Anyone desperately seeking Two-Buck Chuck should pour a glass of Super-Saver Sam.
That's Sam as in Walton, as in Wal-Mart, which now stocks a private label line of California wines called Oak Leaf at less than $3 a bottle.
Head to the back of the supercenter to the wall of bulk diapers, and look past the soft drinks. The section in the Pinellas Park store is small, one short aisle and an endcap, but packed with action, a riot of falling prices.
The popular Yellow Tail and Rex Goliath still cost more than a fiver, but most of the rest are $4.99. Even Australians are hung with instant refund tags that knock them down a dollar further.
Right on the money
Yet none go lower than Oak Leaf's cabernet sauvignon, merlot, chardonnay and a pinot grigio-chard blend, at $2.97. Elsewhere it has been spotted at $1.97 and rumored at $1.44.
Yet it tastes more than decent. In fact, Oak Leaf wines took gold and bronze at this year's wine competition at the Florida State Fair, and winemaker Mario Pulido has a good record with Turning Leaf at Gallo.
It doesn't look cheap, with its clean and classy label, no screw cap, real glass. The only clues to humble roots are that the source is broad "California'' and no vintage is specified.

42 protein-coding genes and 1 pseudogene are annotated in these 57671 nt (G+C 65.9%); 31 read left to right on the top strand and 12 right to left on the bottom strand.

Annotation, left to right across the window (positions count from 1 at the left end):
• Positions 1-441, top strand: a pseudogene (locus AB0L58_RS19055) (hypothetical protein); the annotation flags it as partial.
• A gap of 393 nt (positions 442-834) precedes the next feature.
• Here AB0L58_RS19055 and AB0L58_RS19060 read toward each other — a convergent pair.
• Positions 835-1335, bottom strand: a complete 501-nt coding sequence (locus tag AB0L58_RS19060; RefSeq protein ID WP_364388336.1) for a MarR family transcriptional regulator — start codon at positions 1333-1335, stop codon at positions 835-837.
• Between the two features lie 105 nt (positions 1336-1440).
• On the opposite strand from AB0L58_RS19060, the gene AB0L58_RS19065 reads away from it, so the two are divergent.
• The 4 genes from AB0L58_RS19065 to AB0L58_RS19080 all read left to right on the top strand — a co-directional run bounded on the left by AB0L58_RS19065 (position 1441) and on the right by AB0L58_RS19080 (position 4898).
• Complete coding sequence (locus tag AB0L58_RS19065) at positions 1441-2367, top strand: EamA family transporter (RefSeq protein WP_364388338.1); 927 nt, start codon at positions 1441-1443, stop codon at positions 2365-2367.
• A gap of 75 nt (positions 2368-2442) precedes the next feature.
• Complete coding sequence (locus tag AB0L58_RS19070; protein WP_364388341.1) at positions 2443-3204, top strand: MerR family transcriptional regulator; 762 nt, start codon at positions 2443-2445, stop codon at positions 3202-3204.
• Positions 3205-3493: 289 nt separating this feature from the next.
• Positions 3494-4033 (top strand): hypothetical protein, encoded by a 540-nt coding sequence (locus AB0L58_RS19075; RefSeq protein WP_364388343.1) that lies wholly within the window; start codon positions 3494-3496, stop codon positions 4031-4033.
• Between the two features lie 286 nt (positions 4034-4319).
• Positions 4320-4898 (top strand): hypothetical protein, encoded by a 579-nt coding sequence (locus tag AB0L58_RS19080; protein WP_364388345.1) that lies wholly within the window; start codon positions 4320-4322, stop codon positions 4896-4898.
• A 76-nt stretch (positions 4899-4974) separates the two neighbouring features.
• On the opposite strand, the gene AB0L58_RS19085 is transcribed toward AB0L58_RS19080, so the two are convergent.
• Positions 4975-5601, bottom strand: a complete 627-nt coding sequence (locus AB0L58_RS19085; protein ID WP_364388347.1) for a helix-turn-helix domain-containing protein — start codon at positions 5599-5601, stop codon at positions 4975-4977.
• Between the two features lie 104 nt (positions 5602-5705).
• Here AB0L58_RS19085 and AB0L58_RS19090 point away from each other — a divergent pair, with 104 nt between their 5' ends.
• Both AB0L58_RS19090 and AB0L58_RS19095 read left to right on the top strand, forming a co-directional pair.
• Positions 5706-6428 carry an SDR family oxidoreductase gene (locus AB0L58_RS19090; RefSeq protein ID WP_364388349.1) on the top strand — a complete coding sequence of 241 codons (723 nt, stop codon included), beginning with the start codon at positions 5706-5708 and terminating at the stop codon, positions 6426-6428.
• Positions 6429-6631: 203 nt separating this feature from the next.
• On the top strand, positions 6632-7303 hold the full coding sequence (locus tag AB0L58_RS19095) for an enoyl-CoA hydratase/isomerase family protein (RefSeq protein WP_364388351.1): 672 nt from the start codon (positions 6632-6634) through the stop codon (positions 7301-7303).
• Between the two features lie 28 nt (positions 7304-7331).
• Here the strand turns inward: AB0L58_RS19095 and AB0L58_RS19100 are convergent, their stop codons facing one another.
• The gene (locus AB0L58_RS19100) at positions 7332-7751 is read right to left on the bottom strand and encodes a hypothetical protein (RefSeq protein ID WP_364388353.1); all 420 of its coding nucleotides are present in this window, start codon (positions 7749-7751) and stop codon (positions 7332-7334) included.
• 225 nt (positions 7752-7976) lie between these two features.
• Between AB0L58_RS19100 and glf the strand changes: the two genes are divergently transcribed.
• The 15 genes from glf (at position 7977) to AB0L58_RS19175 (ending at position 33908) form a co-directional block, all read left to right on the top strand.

So? The numbers of interest are the little ones behind the dollar sign, and they're lower than wine buyers have seen in 20 years. Back then, Avia and other Eastern European wines came in at less $3, and Glen Ellen and Sutter Home pioneered the "$5 fighting varietal.''
Slowly California moved up and ceded lower prices to Chilean, Australian and then to a world of silly-label wines, from pickup trucks and guitars to a cartoon menagerie.
Enter Mr. Two Buck, a.k.a. Charles Shaw wines, in 2002. They were made by Bronco Wine Co., a giant in the Modesto vineyards, for Trader Joe's, California's funky gourmet grocer. Careful economies and unique deals made for a $2 price tag, a cheap-thrill cult and a new price category of "super value wines.''
Now comes Oak Leaf, to a much wider market. Where Trader Joe's is in two dozen states, Wal-Mart is global. For Oak Leaf, the producing partner is the Wine Group, a bland name for the second largest winemaker in California, owner of Concannon, Corbett Canyon, Fisheye, Big House, Almaden and Inglenook.
If that combination weren't enough, Oprah Winfrey gave Oak Leaf a splash in O magazine.
Extreme-value wines are perfectly timed for a slow economy, when shoppers trade down, and are a useful tactic for domestic wineries taking advantage of the weak dollar. It's not so perfect for anyone pushing $15 cabernets or even $8 chards, but bargain wines expand the market to the large group who buy no wine at all.
"They can try a bottle of wine now; $2 or $3 is not a big risk,'' says Harvey Posert, a Napa veteran who worked with Bronco on Two Buck Chuck. He says the gain in new drinkers benefits the business more than the losses of competitors.
"Is it stealing (from higher-priced brands)? Sure . . . but it's also building.''
Chris Sherman can be reached at firstname.lastname@example.org or (727) 893-8585.